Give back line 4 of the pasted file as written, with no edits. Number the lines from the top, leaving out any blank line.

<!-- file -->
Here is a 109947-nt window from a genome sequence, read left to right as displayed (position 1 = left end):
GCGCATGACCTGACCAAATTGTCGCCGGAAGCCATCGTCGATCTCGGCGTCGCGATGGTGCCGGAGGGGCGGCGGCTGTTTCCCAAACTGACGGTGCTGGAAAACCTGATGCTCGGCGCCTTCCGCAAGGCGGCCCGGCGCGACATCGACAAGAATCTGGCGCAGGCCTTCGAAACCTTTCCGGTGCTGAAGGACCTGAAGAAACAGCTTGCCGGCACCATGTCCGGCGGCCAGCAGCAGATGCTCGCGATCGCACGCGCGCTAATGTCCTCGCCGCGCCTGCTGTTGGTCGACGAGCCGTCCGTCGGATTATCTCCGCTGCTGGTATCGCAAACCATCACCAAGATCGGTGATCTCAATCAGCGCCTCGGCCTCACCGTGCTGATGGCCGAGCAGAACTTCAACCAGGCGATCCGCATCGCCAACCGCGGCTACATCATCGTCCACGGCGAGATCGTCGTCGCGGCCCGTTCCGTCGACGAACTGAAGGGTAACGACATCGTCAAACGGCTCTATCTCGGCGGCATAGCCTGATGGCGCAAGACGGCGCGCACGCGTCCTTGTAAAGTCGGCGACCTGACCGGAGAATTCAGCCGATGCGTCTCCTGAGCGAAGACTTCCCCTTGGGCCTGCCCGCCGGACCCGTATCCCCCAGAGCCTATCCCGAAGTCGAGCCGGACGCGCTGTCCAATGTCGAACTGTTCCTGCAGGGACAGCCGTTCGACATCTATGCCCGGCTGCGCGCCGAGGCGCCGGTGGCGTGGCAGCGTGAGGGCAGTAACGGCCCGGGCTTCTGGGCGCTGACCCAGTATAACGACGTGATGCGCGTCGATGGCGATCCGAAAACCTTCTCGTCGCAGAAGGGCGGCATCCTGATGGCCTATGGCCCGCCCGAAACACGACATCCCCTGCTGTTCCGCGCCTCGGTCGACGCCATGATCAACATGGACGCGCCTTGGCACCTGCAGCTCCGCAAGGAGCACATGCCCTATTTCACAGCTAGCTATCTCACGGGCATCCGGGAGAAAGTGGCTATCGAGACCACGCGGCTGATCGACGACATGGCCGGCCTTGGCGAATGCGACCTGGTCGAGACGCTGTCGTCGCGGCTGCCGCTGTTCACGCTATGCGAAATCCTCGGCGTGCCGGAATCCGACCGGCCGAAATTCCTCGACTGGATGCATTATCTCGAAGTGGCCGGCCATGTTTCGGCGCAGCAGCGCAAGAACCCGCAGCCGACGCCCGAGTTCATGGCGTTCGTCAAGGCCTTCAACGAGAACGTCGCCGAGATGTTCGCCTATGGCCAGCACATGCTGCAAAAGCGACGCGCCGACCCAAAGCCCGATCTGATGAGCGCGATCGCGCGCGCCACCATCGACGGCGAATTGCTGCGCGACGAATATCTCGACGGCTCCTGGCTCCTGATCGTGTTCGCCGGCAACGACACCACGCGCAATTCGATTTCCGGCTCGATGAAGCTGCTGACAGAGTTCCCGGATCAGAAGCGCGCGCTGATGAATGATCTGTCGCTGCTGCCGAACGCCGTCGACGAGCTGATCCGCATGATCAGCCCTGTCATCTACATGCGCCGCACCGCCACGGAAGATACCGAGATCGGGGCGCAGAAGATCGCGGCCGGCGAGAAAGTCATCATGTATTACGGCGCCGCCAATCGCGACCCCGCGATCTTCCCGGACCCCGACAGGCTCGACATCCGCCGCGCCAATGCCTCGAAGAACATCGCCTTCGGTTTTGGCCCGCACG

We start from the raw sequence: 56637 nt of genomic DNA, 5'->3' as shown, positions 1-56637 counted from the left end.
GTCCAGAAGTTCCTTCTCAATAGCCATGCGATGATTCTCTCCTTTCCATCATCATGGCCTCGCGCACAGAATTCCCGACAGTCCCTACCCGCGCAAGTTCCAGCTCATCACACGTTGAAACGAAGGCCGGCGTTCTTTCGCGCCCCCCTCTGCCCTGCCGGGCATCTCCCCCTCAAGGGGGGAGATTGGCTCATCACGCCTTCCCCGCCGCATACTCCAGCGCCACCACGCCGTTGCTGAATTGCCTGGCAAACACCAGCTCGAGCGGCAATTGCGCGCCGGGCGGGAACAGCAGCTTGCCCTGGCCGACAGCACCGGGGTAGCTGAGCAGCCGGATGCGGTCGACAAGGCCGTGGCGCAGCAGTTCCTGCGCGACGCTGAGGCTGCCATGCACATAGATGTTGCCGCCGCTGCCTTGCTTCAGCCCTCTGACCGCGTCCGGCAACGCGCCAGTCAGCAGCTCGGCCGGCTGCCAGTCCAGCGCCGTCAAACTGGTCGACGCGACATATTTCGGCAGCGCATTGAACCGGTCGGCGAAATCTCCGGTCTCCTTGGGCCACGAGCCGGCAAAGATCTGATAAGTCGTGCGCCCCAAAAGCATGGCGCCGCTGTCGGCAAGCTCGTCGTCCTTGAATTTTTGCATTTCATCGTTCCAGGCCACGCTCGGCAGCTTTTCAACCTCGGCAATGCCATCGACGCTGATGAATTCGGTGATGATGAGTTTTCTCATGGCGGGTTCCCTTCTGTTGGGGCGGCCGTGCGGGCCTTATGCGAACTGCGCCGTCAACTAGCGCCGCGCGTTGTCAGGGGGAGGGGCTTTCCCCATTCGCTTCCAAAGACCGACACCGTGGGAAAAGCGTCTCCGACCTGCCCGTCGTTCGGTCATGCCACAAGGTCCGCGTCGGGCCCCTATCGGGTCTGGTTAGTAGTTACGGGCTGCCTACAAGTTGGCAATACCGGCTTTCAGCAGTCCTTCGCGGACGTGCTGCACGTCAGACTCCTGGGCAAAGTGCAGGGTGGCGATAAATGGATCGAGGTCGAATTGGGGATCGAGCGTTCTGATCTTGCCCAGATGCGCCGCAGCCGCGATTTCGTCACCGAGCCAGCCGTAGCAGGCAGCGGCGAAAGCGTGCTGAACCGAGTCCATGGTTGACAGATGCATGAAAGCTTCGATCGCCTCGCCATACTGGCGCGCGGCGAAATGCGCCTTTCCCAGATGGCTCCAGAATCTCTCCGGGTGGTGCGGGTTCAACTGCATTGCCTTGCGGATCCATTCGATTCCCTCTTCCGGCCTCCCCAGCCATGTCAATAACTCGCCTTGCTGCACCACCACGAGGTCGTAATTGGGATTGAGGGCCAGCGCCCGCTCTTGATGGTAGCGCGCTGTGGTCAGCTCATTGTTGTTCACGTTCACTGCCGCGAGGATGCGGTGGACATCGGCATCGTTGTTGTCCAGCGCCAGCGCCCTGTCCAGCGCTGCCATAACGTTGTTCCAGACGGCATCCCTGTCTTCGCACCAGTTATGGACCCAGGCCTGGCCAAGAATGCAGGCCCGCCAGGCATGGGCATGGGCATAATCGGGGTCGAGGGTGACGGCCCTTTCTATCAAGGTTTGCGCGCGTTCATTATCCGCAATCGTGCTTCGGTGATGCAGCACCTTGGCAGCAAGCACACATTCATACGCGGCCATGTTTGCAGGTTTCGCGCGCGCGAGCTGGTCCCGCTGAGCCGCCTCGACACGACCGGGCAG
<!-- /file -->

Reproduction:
GTCCAGAAGTTCCTTCTCAATAGCCATGCGATGATTCTCTCCTTTCCATCATCATGGCCTCGCGCACAGAATTCCCGACAGTCCCTACCCGCGCAAGTTCCAGCTCATCACACGTTGAAACGAAGGCCGGCGTTCTTTCGCGCCCCCCTCTGCCCTGCCGGGCATCTCCCCCTCAAGGGGGGAGATTGGCTCATCACGCCTTCCCCGCCGCATACTCCAGCGCCACCACGCCGTTGCTGAATTGCCTGGCAAACACCAGCTCGAGCGGCAATTGCGCGCCGGGCGGGAACAGCAGCTTGCCCTGGCCGACAGCACCGGGGTAGCTGAGCAGCCGGATGCGGTCGACAAGGCCGTGGCGCAGCAGTTCCTGCGCGACGCTGAGGCTGCCATGCACATAGATGTTGCCGCCGCTGCCTTGCTTCAGCCCTCTGACCGCGTCCGGCAACGCGCCAGTCAGCAGCTCGGCCGGCTGCCAGTCCAGCGCCGTCAAACTGGTCGACGCGACATATTTCGGCAGCGCATTGAACCGGTCGGCGAAATCTCCGGTCTCCTTGGGCCACGAGCCGGCAAAGATCTGATAAGTCGTGCGCCCCAAAAGCATGGCGCCGCTGTCGGCAAGCTCGTCGTCCTTGAATTTTTGCATTTCATCGTTCCAGGCCACGCTCGGCAGCTTTTCAACCTCGGCAATGCCATCGACGCTGATGAATTCGGTGATGATGAGTTTTCTCATGGCGGGTTCCCTTCTGTTGGGGCGGCCGTGCGGGCCTTATGCGAACTGCGCCGTCAACTAGCGCCGCGCGTTGTCAGGGGGAGGGGCTTTCCCCATTCGCTTCCAAAGACCGACACCGTGGGAAAAGCGTCTCCGACCTGCCCGTCGTTCGGTCATGCCACAAGGTCCGCGTCGGGCCCCTATCGGGTCTGGTTAGTAGTTACGGGCTGCCTACAAGTTGGCAATACCGGCTTTCAGCAGTCCTTCGCGGACGTGCTGCACGTCAGACTCCTGGGCAAAGTGCAGGGTGGCGATAAATGGATCGAGGTCGAATTGGGGATCGAGCGTTCTGATCTTGCCCAGATGCGCCGCAGCCGCGATTTCGTCACCGAGCCAGCCGTAGCAGGCAGCGGCGAAAGCGTGCTGAACCGAGTCCATGGTTGACAGATGCATGAAAGCTTCGATCGCCTCGCCATACTGGCGCGCGGCGAAATGCGCCTTTCCCAGATGGCTCCAGAATCTCTCCGGGTGGTGCGGGTTCAACTGCATTGCCTTGCGGATCCATTCGATTCCCTCTTCCGGCCTCCCCAGCCATGTCAATAACTCGCCTTGCTGCACCACCACGAGGTCGTAATTGGGATTGAGGGCCAGCGCCCGCTCTTGATGGTAGCGCGCTGTGGTCAGCTCATTGTTGTTCACGTTCACTGCCGCGAGGATGCGGTGGACATCGGCATCGTTGTTGTCCAGCGCCAGCGCCCTGTCCAGCGCTGCCATAACGTTGTTCCAGACGGCATCCCTGTCTTCGCACCAGTTATGGACCCAGGCCTGGCCAAGAATGCAGGCCCGCCAGGCATGGGCATGGGCATAATCGGGGTCGAGGGTGACGGCCCTTTCTATCAAGGTTTGCGCGCGTTCATTATCCGCAATCGTGCTTCGGTGATGCAGCACCTTGGCAGCAAGCACACATTCATACGCGGCCATGTTTGCAGGTTTCGCGCGCGCGAGCTGGTCCCGCTGAGCCGCCTCGACACGACCGGGCAG